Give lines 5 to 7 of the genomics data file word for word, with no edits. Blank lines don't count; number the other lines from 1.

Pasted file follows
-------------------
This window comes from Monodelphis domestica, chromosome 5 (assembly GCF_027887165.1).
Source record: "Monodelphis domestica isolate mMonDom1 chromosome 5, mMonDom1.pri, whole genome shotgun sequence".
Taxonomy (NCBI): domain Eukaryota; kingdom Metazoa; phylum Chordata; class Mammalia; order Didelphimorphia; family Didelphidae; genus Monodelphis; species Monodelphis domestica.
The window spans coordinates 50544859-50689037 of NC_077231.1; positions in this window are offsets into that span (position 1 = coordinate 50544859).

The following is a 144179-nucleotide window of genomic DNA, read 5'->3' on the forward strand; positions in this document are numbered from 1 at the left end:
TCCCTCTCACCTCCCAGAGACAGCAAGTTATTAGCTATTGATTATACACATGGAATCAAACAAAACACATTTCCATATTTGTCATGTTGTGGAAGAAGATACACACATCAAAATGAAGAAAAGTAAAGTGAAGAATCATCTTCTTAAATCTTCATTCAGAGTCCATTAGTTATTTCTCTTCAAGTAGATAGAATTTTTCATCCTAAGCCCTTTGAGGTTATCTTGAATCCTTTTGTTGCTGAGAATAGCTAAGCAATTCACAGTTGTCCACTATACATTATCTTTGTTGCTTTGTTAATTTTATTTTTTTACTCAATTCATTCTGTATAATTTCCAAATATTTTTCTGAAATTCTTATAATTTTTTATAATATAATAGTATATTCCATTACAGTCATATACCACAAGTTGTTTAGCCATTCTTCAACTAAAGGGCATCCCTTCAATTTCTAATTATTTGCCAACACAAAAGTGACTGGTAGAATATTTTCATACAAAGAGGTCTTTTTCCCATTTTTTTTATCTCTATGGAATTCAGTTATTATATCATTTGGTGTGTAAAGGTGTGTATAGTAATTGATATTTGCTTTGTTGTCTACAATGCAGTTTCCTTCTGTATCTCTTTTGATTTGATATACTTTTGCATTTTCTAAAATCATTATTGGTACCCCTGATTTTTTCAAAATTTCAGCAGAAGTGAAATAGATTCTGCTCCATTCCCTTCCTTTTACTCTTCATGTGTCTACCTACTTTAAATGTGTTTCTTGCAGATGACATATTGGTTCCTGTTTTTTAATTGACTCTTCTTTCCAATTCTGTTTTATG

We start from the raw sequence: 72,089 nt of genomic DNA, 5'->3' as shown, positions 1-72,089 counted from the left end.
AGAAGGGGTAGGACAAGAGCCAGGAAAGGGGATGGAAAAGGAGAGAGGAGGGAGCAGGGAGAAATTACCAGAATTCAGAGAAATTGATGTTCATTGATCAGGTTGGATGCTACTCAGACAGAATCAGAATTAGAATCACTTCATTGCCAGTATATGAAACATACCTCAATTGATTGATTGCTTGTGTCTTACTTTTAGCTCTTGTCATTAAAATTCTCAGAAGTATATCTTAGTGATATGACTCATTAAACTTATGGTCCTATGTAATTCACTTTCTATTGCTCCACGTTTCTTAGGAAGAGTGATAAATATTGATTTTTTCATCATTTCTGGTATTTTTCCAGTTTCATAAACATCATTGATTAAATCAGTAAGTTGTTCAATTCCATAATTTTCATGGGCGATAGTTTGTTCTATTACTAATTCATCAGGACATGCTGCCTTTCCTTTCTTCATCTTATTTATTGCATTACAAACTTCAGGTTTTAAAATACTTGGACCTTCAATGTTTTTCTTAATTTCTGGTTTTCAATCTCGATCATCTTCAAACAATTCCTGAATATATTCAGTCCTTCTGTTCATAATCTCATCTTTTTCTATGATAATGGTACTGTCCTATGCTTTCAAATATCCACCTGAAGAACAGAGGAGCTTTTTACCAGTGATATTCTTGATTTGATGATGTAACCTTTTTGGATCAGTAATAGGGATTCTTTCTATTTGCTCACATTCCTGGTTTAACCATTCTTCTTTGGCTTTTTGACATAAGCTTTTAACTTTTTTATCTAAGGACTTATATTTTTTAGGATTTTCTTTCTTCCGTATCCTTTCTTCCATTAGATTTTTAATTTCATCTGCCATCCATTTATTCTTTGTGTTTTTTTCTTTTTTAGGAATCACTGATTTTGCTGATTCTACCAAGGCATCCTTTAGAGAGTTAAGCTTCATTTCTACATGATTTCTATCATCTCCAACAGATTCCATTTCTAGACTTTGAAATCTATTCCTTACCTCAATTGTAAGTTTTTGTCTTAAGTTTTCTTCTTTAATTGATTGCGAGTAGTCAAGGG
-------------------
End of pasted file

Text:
The following is a 144179-nucleotide window of genomic DNA, read 5'->3' on the forward strand; positions in this document are numbered from 1 at the left end:
TCCCTCTCACCTCCCAGAGACAGCAAGTTATTAGCTATTGATTATACACATGGAATCAAACAAAACACATTTCCATATTTGTCATGTTGTGGAAGAAGATACACACATCAAAATGAAGAAAAGTAAAGTGAAGAATCATCTTCTTAAATCTTCATTCAGAGTCCATTAGTTATTTCTCTTCAAGTAGATAGAATTTTTCATCCTAAGCCCTTTGAGGTTATCTTGAATCCTTTTGTTGCTGAGAATAGCTAAGCAATTCACAGTTGTCCACTATACATTATCTTTGTTGCTTTGTTAATTTTATTTTTTTACTCAATTCATTCTGTATAATTTCCAAATATTTTTCTGAAATTCTTATAATTTTTTATAATATAATAGTATATTCCATTACAGTCATATACCACAAGTTGTTTAGCCATTCTTCAACTAAAGGGCATCCCTTCAATTTCTAATTATTTGCCAACACAAAAGTGACTGGTAGAATATTTTCATACAAAGAGGTCTTTTTCCCATTTTTTTTATCTCTATGGAATTCAGTTATTATATCATTTGGTGTGTAAAGGTGTGTATAGTAATTGATATTTGCTTTGTTGTCTACAATGCAGTTTCCTTCTGTATCTCTTTTGATTTGATATACTTTTGCATTTTCTAAAATCATTATTGGTACCCCTGATTTTTTCAAAATTTCAGCAGAAGTGAAATAGATTCTGCTCCATTCCCTTCCTTTTACTCTTCATGTGTCTACCTACTTTAAATGTGTTTCTTGCAGATGACATATTGGTTCCTGTTTTTTAATTGACTCTTCTTTCCAATTCTGTTTTATG

We start from the raw sequence: 72,089 nt of genomic DNA, 5'->3' as shown, positions 1-72,089 counted from the left end.